Divorce is a challenging process, filled with emotional upheaval and legal complexities. For military spouses, the process can be even more daunting due to the unique aspects of military life and law. One of the most common questions military spouses ask is, “What am I entitled to in a divorce?” The following addresses this complex issue, providing a comprehensive guide to the rights and entitlements of a military spouse in a divorce.
Understanding Military Divorce
Before we delve into the specifics of what a military spouse is entitled to in a divorce, it’s important to understand the unique aspects of a military divorce. While the basic process is similar to a civilian divorce, there are additional factors to consider due to the military lifestyle and federal laws. These factors can significantly impact the division of assets, child custody, and spousal support in a military divorce.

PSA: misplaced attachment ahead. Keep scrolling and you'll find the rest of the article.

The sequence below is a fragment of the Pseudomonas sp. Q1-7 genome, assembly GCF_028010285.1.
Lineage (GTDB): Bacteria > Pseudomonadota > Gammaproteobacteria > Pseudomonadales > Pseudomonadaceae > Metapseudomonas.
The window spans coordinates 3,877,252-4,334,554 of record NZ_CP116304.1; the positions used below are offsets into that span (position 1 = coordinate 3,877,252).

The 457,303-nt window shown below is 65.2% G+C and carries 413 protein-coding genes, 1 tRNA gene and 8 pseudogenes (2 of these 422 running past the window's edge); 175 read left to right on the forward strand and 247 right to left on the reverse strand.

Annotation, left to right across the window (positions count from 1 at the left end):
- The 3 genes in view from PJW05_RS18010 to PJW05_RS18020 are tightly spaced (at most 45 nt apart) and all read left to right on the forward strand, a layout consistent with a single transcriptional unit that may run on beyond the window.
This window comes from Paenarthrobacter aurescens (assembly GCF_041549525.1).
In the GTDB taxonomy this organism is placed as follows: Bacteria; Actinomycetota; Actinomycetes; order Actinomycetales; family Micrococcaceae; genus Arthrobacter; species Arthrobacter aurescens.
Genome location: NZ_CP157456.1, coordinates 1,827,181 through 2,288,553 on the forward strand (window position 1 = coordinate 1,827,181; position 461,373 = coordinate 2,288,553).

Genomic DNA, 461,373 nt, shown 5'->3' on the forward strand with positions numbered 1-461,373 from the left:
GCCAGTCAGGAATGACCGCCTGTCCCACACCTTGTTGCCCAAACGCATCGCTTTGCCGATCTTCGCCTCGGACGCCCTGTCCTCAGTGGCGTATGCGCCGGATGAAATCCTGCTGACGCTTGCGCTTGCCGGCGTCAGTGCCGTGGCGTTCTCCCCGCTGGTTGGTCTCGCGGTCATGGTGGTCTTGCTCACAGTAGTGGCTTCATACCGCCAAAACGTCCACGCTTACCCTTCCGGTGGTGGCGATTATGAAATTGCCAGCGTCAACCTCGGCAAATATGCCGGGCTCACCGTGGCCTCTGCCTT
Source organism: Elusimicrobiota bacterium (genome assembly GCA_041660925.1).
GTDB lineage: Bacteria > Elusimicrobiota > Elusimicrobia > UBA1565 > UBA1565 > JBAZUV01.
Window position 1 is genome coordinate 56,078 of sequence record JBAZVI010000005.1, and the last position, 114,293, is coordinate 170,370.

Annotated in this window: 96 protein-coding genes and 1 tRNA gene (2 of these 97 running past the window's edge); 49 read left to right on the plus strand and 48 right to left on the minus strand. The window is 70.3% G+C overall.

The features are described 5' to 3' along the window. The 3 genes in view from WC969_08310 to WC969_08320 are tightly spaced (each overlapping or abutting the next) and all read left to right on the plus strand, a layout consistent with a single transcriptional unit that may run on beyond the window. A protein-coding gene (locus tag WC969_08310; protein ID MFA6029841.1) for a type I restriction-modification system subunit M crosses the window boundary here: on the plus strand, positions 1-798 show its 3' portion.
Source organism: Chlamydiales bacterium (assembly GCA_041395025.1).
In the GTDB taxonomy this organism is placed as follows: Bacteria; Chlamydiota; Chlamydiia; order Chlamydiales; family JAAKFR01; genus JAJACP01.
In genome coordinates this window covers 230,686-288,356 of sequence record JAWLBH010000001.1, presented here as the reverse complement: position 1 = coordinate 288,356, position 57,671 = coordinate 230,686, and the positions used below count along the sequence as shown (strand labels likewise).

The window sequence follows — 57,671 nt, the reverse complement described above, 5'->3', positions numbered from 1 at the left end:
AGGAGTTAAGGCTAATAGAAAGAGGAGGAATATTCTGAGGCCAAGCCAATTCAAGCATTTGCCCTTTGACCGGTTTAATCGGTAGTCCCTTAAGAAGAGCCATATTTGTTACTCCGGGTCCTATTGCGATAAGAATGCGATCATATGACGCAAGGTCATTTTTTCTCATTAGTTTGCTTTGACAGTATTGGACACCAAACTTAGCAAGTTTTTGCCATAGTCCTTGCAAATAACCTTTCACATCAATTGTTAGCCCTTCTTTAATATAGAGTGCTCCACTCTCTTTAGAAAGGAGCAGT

Rights and Entitlements of a Military Spouse in a Divorce
- Division of Military Pensions: One of the most significant assets in a military divorce is the military pension. Under the Uniformed Services Former Spouses’ Protection Act (USFSPA), military pensions are considered marital property and can be divided between spouses in a divorce. However, the division is not automatic, and the state court will determine the exact division based on the laws and principles of equitable distribution.
The USFSPA also provides a method for direct payment of a portion of a military retiree’s pay to the former spouse if the marriage lasted at least ten years overlapping with ten years of service. This is known as the “10/10 rule.” However, even if the marriage does not meet the 10/10 rule, the former spouse may still be entitled to a portion of the military pension; it just won’t be paid directly from the Defense Finance and Accounting Service (DFAS).